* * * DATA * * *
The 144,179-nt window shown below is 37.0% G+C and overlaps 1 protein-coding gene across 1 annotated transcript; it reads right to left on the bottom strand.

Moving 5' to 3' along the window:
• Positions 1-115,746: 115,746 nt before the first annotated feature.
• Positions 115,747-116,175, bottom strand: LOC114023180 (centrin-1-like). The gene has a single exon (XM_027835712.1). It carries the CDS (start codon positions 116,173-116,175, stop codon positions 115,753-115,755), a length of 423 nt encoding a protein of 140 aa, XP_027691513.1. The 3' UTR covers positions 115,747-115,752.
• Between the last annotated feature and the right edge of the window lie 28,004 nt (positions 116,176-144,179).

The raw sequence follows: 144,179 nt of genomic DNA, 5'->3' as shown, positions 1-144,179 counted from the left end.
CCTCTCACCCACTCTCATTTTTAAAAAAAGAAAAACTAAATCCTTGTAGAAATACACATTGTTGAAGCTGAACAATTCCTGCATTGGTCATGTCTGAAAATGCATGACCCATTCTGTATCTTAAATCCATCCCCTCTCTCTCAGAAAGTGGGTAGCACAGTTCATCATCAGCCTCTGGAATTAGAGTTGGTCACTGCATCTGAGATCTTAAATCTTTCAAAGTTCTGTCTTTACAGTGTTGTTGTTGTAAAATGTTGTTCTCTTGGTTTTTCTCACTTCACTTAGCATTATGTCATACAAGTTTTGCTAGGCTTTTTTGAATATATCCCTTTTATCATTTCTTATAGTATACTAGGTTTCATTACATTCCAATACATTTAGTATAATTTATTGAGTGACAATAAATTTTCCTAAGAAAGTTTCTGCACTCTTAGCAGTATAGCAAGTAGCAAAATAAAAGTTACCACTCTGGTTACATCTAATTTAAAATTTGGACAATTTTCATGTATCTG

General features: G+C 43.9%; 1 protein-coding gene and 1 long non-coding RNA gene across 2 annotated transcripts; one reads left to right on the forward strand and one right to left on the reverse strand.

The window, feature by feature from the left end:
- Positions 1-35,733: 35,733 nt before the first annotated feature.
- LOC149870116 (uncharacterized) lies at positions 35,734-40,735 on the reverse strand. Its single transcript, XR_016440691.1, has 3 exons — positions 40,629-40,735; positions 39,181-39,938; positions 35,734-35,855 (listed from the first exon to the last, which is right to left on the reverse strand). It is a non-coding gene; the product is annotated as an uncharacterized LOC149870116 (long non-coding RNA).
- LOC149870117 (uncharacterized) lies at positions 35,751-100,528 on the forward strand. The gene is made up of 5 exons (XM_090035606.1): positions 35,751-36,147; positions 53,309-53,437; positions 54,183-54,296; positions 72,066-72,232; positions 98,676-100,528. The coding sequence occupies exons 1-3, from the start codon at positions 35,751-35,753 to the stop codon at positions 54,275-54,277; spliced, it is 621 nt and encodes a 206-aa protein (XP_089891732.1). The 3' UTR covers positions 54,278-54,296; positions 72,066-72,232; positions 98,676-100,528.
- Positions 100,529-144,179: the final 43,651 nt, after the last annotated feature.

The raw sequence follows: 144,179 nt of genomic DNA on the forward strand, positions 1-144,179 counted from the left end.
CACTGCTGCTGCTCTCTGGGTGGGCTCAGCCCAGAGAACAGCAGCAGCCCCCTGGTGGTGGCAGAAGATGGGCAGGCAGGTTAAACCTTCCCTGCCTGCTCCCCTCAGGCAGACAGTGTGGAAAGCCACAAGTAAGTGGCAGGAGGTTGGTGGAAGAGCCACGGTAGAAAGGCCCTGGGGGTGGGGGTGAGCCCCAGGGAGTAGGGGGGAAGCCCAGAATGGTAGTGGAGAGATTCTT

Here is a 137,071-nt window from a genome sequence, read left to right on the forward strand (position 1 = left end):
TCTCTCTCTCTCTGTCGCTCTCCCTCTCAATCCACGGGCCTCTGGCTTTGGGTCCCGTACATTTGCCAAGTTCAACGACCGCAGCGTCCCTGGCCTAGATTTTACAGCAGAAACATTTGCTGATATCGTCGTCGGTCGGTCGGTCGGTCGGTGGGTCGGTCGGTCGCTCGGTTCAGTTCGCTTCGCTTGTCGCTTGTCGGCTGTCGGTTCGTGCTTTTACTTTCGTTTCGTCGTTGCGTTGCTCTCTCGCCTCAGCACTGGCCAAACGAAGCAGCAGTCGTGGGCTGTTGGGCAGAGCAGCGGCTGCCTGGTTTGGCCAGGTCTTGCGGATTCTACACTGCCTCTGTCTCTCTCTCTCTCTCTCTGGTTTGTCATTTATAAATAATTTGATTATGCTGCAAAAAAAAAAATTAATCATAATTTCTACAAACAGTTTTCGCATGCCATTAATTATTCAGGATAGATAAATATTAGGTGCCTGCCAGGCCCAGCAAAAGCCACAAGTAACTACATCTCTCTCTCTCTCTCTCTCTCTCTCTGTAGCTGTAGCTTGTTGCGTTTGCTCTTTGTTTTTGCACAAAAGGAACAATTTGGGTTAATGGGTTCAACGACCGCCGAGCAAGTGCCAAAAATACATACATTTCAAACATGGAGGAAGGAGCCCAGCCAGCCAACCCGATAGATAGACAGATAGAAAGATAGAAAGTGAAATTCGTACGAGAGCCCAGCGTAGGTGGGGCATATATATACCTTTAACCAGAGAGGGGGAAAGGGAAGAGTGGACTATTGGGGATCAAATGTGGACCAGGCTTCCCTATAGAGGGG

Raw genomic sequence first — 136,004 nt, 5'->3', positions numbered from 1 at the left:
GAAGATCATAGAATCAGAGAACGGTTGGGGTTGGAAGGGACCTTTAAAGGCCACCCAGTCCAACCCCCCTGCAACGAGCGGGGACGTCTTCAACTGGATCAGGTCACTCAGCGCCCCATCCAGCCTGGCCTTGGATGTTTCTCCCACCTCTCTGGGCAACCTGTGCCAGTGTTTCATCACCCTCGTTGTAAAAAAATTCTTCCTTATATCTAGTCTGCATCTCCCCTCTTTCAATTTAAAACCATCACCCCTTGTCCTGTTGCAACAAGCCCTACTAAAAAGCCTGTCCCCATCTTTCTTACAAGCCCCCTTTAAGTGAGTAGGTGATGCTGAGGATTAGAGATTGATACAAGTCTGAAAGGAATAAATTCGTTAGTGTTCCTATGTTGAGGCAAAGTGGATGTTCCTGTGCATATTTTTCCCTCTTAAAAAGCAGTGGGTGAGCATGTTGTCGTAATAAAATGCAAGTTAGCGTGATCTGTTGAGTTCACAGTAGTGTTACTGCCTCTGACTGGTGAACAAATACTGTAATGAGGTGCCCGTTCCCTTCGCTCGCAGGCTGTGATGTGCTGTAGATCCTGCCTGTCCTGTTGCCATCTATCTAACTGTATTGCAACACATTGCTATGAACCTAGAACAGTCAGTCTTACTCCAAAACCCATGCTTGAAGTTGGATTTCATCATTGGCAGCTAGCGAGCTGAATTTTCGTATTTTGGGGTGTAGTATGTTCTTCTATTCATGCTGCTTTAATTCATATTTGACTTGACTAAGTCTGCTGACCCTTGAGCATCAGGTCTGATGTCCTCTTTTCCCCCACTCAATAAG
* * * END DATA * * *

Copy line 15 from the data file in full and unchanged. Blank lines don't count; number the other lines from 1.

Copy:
CACTGCTGCTGCTCTCTGGGTGGGCTCAGCCCAGAGAACAGCAGCAGCCCCCTGGTGGTGGCAGAAGATGGGCAGGCAGGTTAAACCTTCCCTGCCTGCTCCCCTCAGGCAGACAGTGTGGAAAGCCACAAGTAAGTGGCAGGAGGTTGGTGGAAGAGCCACGGTAGAAAGGCCCTGGGGGTGGGGGTGAGCCCCAGGGAGTAGGGGGGAAGCCCAGAATGGTAGTGGAGAGATTCTT